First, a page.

Lincoln Mitchell

Political Development, Strategic Communication and Research

Lincoln Mitchell is a political development and strategic communications consultant as well as an accomplished scholar and writer. Mitchell has worked on political development in dozens of countries as well as on numerous domestic political campaigns. He has also published books, articles, opinion pieces and blogs on international relations, the former Soviet Union, democracy, US politics and baseball. 

Paul Ryan's Road Back to Relevance

It must be springtime. The weather is finally getting warmer, baseball season is almost here and Paul Ryan is presenting a budget proposal which, despite his assurances that it is innovative and reflects new thinking, is little more than a right-wing economic program seeking to balance the budget by cutting expenditures for poor people while doing little or nothing to ask wealthier Americans to do their share.

In the past these budgets have served two major purposes. First, they have helped the Republican Party set the agenda for issues regarding the budget and the deficit, and second they have helped make Paul Ryan a national figure with a reputation as a smart fiscal mind. That, however, was before Ryan was part of the failed Republican ticket last fall. Because of Ryan's role in that defeat, this year's proposed budget is almost entirely about Paul Ryan. It could perhaps most accurately be described as the "make Paul Ryan relevant again budget."

Despite serving as his party's nominee for vice president last year, it appears as though Ryan is already behind his presumed rivals for the Republican presidential nomination in 2016. Marco Rubio and Rand Paul seem to have, at least for now, moved to the head of the pack, while Ryan has not enjoyed much visibility since the election. Rubio has more or less displaced Ryan as the young candidate with the right demographics and personal story, while Paul, due largely to his willingness to apply his anti-government views more broadly than most Republicans, has also emerged as a possibly strong candidate. For Ryan to become relevant for 2016 again he needs to become much more visible, so stressing his budget credentials, for which he is already quite well known, is not a bad idea.

It is also not something that should be taken very seriously in a policy context. Ryan's newest budget is much more about communicating with his party's leadership and activists than about usefully contributing to the policy debate. The budget also reflects the frustration many Republicans feel that despite trying to persuade Americans that the deficit is the single biggest problem facing the country, albeit through a strategy that leaned considerably more towards rhetoric than action, most Americans, including most economists, remain unconvinced.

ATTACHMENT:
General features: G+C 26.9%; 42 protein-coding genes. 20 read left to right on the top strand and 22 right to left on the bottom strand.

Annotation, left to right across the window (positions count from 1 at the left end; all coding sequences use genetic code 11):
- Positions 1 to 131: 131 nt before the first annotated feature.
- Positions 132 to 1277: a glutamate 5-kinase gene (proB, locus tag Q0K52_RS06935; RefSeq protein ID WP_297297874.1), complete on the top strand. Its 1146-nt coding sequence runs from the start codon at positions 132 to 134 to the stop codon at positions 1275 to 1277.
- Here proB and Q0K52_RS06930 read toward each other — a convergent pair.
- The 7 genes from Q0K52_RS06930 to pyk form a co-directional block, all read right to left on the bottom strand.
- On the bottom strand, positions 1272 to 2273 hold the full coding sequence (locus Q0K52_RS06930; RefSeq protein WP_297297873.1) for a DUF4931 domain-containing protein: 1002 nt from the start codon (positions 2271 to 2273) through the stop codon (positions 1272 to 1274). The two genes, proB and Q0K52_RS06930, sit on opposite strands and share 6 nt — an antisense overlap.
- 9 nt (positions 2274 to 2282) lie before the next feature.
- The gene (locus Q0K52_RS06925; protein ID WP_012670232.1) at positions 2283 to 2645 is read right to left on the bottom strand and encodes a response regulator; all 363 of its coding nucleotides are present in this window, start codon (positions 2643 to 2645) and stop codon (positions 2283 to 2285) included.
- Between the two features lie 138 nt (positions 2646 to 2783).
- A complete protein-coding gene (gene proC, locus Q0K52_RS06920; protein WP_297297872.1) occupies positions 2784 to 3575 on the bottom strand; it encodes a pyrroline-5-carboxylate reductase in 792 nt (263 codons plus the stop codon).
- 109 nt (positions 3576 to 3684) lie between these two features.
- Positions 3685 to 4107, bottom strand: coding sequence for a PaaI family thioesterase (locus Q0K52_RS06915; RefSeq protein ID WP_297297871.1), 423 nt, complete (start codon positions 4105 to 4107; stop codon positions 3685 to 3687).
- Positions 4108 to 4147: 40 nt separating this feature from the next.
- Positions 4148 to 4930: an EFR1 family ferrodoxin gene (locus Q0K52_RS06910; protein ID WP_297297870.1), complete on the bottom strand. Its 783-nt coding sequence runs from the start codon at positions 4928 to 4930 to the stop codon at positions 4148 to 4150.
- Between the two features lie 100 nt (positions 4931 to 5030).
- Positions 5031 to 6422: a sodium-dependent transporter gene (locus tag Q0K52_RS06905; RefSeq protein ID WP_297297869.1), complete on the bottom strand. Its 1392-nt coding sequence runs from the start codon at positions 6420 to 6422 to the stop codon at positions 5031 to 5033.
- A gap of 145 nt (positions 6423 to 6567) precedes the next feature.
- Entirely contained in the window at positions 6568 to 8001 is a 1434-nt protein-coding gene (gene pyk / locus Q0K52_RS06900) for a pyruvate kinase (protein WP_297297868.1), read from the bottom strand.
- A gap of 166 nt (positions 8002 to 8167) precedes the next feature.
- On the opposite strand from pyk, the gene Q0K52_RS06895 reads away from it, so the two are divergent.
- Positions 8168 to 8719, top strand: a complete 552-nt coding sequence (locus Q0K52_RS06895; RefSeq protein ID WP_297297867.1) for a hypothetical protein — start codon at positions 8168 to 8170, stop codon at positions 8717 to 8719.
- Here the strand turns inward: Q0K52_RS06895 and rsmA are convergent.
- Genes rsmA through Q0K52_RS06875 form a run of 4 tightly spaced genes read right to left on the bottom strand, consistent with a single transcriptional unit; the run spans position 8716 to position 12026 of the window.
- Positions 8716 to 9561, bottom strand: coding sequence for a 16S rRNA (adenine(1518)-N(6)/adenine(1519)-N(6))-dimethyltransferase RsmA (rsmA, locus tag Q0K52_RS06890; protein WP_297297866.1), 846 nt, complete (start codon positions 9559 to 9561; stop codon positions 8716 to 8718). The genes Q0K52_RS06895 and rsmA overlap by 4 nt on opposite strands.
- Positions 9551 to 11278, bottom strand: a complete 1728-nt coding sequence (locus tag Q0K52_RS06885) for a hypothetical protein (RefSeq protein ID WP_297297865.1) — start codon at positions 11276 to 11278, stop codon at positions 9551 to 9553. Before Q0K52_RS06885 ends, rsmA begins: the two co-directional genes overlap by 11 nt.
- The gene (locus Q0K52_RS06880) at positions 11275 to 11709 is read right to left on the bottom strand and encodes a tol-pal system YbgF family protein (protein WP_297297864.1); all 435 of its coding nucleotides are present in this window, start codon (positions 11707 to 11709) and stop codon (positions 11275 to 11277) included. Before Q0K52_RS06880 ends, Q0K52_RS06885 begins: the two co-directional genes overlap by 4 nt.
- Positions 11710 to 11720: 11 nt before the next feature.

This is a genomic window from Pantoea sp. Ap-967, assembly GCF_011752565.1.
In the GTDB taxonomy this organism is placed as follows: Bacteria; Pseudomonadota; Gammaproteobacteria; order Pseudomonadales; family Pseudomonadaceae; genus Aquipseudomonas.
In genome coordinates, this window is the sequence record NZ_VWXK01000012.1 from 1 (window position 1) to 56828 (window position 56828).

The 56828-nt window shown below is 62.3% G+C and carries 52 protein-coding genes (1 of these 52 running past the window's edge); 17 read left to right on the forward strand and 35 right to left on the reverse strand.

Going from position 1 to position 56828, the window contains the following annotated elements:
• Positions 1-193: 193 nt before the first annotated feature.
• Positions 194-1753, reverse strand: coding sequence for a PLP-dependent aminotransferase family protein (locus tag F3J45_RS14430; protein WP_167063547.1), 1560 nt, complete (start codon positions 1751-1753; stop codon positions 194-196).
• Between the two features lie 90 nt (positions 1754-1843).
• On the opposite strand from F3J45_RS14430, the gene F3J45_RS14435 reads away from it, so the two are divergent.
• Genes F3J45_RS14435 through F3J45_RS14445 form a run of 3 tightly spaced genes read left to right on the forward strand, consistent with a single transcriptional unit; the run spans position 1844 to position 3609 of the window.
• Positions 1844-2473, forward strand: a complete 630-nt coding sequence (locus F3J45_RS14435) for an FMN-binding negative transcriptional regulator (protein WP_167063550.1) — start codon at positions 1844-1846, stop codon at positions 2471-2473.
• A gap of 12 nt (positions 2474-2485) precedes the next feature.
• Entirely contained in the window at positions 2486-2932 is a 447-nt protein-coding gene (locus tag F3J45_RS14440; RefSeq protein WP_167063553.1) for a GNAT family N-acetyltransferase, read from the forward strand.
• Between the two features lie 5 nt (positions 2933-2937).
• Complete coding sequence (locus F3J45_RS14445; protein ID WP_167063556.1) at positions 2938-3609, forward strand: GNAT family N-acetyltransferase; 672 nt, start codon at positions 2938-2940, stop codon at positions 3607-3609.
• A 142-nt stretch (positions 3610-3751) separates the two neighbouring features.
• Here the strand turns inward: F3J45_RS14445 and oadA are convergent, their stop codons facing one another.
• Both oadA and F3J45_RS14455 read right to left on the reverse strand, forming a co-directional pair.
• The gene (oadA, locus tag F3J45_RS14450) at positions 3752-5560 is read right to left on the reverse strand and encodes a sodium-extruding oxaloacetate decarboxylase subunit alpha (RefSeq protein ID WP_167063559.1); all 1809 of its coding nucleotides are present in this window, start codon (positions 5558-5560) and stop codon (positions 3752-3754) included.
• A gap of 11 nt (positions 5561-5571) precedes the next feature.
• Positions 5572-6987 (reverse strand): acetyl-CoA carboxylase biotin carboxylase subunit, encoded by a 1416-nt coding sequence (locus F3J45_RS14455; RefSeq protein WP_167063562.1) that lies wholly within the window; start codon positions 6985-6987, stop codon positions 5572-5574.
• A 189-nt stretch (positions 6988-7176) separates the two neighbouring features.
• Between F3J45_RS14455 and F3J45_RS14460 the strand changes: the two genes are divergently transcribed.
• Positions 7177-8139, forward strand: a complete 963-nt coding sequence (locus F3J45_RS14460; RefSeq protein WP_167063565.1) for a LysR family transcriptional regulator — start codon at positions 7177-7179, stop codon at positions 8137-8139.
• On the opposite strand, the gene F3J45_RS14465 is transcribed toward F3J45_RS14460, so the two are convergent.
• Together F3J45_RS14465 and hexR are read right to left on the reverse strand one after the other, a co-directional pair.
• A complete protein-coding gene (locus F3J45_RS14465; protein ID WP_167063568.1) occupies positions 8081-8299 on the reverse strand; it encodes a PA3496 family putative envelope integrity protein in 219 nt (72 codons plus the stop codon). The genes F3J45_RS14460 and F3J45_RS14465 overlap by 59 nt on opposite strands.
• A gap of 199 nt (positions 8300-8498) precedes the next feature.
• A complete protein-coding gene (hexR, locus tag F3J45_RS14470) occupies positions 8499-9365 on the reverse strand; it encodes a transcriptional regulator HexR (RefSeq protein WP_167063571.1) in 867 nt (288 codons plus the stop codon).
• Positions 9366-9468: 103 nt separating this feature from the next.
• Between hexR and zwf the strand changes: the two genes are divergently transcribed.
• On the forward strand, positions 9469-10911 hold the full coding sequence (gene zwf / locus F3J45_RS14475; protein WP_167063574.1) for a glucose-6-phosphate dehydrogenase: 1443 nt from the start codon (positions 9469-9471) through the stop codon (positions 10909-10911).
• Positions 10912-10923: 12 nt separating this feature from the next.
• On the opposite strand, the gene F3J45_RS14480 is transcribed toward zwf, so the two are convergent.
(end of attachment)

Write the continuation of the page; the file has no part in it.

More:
When Mitt Romney put Paul Ryan on the ticket last year it was, at least in part, because Romney believed the American people supported the Republican view that the debt was the single biggest problem facing the country. While it is always difficult to interpret the policy implications of election outcomes, it is reasonably safe to assert that the American people rejected this argument. This does not mean that the American people, and their president, do not think the deficit is important, but that they believe it is one of a battery of related problems facing the country -- either that or they put no credence in right-wing budget rhetoric, given their commitment not to increase revenue from the richest Americans.

The frustration the Republicans are feeling about this is almost tangible, but more right-wing position-taking cloaked in earnest talk about the deficit will not solve the problem, nor will it get the attention of the president or most voters. It will, however, excite and mobilize the right-wing activists who are essential for Ryan's presidential aspirations.

In a few weeks, the Republican Party, will undoubtedly cite, rather absurdly, President Obama and the Democrats' failure to embrace or even recognize Ryan's proposals as evidence that the Democrats are not serious about addressing the deficit problem. This has become the normal state of affairs in Washington, but Ryan's latest proposal should be viewed in this context. It is little more than a project of political extremism and personal ambition cloaked in serious policy work.

The difference for Ryan this time is that he may have trouble mobilizing the entire Republican Party around his proposal and the notion that it is significant. Other contenders for the 2016 nomination, notably Rubio and Paul, will not want Ryan to continue unchallenged as the Republican's smartest deficit hawk. Ryan probably realizes that his proposed budget is going nowhere, but failure to win broad support within his own party would be devastating and undermine his reputation as a sharp mind on fiscal issues.

This potential rift between Rubio, Paul, Ryan and perhaps others is a ray of good news for President Obama as it may lead the Republicans to appear to be in a greater state of disarray and to focus their attention on Republican primary voters, rather than on policies that might win broader support. It will also make it harder for Ryan to climb back to relevance regardless of how many draconian budgets he proposes.